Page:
New Delhi: India has moved additional troops along its northern border as it prepares for an extended conflict with neighbour China, after several rounds of talks failed to ease tensions between the nuclear-armed rivals.
China has already placed about 5,000 soldiers and armoured vehicles within its side of the disputed border in the Ladakh region, an Indian government official said, asking not to be identified citing rules. India is adding a similar number of troops as well as artillery guns along the border to fend off the continuing incursions by Chinese army, the official said.
The stand-off began on May 5, when troops clashed on the banks of Pangong Tso — a glacial lake at 14,000 feet in the Tibetan plateau — leaving scores of soldiers on both sides injured. Since then there has been a steady build up of troops amid continuing face-offs.
Diplomats in New Delhi and Beijing have begun talks after negotiations between Indian and Chinese military officials on May 22 and 23 brought no results, the official said. China’s move to step up incursions at two different locations along the 3,488km undemarcated border is a deviation from its earlier attempts to gain territory after the two nations fought a war in 1962, according to the officials.
Beijing was committed to safeguarding peace and stability in the border areas, Foreign Ministry Spokesperson Zhao Lijian said in a regular briefing Wednesday. The situation was stable and the issues can be resolved through dialogue and consultation, he said. China has previously noted the border has never been officially drawn, leading to territorial disputes from time to time.
Prime Minister Narendra Modi on Tuesday discussed the stand-off with National Security Adviser Ajit Doval and Chief of Defence Staff General Bipin Rawat and chiefs of its three armed services.
China’s actions along the border coincide with its attempts to consolidate political and strategic positions across Asia. Its decision to introduce new laws in Hong Kong is threatening to worsen already strained ties with the US, it has raised tensions in the South China Sea China by disrupting the efforts of Vietnam, the Philippines and Malaysia as they seek to exploit oil, gas and fishing resources off their shores, while Beijing also waged a sustained campaign to prevent Taiwan from rejoining the World Health Organisation.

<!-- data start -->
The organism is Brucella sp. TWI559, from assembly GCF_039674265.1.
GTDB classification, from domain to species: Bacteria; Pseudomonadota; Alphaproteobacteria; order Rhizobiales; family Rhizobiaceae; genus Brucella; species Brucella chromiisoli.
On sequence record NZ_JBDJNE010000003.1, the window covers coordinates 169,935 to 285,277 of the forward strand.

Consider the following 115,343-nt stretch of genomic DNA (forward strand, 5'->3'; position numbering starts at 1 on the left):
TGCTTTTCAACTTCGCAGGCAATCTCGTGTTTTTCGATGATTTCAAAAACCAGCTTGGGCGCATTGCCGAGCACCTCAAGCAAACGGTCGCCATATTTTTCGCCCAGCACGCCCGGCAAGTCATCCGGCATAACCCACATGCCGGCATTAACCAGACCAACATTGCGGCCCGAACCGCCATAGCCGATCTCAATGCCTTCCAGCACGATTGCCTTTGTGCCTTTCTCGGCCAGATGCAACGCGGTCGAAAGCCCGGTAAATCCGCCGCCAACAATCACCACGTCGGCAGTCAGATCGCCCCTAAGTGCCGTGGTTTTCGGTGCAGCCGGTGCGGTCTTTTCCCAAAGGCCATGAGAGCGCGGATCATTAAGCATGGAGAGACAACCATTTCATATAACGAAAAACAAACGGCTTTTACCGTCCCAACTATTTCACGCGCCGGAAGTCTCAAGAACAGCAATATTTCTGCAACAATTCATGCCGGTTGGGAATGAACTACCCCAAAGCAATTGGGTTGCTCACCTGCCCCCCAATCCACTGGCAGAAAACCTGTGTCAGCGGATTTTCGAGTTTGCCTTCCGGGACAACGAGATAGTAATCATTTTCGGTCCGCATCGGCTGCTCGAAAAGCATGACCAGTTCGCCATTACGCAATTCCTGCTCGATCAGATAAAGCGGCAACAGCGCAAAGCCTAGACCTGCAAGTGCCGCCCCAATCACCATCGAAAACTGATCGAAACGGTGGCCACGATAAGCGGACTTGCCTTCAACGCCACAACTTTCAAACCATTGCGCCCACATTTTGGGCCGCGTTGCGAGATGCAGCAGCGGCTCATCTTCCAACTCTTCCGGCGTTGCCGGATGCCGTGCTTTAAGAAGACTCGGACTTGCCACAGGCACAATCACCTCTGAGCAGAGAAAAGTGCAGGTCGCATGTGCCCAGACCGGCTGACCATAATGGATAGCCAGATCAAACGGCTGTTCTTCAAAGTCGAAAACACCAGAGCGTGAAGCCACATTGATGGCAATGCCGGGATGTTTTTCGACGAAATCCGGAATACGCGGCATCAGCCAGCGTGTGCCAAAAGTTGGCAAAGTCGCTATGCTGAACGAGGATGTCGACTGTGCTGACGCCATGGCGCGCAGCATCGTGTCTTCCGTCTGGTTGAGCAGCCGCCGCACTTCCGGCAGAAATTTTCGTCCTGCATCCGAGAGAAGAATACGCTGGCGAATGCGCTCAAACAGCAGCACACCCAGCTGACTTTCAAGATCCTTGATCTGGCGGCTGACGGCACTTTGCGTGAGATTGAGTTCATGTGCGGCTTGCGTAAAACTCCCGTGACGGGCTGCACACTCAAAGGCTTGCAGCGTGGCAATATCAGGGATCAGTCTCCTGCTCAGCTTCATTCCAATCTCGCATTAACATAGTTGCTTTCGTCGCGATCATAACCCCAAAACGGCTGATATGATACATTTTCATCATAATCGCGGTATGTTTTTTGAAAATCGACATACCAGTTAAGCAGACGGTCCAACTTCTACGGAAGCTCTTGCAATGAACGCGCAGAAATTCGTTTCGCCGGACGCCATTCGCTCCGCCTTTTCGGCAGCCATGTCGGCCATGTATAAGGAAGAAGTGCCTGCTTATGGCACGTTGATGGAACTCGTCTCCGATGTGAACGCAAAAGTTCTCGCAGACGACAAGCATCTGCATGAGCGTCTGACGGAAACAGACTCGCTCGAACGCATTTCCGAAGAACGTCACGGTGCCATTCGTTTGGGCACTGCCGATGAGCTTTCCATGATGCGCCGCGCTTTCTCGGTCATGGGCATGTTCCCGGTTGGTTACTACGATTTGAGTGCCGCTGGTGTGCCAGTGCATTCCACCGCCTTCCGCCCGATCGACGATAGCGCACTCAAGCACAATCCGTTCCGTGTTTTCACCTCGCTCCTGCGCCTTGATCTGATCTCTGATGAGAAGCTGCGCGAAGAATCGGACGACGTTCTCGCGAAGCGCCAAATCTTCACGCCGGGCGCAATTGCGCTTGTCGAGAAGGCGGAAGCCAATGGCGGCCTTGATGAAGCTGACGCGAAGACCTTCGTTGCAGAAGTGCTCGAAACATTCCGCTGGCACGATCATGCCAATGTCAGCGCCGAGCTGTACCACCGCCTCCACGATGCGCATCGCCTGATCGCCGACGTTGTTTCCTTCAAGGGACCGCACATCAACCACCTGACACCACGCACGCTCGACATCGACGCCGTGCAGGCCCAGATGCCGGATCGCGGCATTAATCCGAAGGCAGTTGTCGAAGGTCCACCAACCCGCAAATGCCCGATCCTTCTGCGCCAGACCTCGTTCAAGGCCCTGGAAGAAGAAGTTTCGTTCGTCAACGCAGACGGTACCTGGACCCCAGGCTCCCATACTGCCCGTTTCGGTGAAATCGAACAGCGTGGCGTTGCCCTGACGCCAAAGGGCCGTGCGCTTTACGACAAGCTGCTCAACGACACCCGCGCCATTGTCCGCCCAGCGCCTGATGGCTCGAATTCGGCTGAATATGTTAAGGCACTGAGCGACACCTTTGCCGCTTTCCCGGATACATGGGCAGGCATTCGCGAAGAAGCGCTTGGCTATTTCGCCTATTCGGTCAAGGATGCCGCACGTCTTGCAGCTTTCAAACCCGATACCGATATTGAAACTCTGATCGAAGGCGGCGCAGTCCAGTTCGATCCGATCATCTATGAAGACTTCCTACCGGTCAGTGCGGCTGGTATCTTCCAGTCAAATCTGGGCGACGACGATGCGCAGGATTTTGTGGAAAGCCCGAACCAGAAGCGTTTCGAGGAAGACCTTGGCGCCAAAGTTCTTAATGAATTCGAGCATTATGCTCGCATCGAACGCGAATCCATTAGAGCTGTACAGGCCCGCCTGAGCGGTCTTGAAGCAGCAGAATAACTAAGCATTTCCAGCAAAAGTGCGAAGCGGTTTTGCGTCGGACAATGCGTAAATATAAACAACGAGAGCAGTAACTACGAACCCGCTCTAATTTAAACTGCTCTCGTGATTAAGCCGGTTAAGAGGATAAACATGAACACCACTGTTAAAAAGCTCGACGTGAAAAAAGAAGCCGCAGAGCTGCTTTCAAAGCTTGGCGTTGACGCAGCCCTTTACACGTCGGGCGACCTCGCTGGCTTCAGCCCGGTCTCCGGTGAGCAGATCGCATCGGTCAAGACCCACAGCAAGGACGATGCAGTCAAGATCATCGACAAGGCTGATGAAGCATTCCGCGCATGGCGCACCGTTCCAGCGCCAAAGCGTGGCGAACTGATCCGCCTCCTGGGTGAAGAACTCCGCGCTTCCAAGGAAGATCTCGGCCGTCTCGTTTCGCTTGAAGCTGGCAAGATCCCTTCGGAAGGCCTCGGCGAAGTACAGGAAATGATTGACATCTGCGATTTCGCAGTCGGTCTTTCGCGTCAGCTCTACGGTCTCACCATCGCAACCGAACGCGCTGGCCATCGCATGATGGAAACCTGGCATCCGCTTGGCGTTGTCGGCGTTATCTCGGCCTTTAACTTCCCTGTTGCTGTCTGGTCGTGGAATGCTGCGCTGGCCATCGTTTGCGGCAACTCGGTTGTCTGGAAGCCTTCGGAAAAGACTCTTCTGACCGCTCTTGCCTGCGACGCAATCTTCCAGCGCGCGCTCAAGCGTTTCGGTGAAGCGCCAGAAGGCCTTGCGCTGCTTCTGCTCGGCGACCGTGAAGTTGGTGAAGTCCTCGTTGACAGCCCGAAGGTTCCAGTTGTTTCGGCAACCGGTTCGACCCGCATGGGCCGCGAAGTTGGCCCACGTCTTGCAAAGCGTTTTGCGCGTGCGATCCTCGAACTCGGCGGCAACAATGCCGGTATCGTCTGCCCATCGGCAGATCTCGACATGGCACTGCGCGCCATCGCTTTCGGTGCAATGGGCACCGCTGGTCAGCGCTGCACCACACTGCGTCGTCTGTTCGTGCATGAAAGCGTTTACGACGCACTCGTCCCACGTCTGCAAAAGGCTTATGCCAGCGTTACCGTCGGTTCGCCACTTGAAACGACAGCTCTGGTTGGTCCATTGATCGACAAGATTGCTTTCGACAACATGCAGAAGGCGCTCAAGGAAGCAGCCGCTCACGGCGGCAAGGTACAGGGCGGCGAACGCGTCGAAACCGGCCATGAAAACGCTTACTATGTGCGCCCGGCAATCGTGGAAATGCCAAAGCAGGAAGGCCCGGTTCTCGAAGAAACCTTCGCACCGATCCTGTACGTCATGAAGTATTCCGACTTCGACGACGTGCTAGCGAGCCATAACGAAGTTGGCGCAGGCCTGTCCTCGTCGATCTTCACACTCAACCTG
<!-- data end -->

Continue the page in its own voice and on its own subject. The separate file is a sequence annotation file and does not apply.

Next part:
The world’s second-largest economy has been facing criticism from the US, Europe and Australia for its handling of the coronavirus pandemic that was first reported in China’s Hubei province. China, in turn, has accused the US of pushing the world into a “new Cold War”.
The current tensions with India may have been triggered by the completion of a road and bridge in the Galwan sector in Ladakh, the government official said. Under Modi, India has been building border infrastructure, which it says isn’t aimed at any particular country, but rather the development of remote areas. It has completed 74 strategic roads along the eastern border, with plans afoot to finish 20 more by next year.
Although Chinese border aggressions rose last year when India changed the status of the Ladakh province in August 2019 to bring it under the control of the federal government, this stand-off between the nuclear-armed neighbours is more serious than the Doklam conflict in 2017, officials said.
The two nations haven’t fired bullets at the border since the 1967 Nathu La stand-off conflicts have been limited to staring down and physical restraining of soldiers.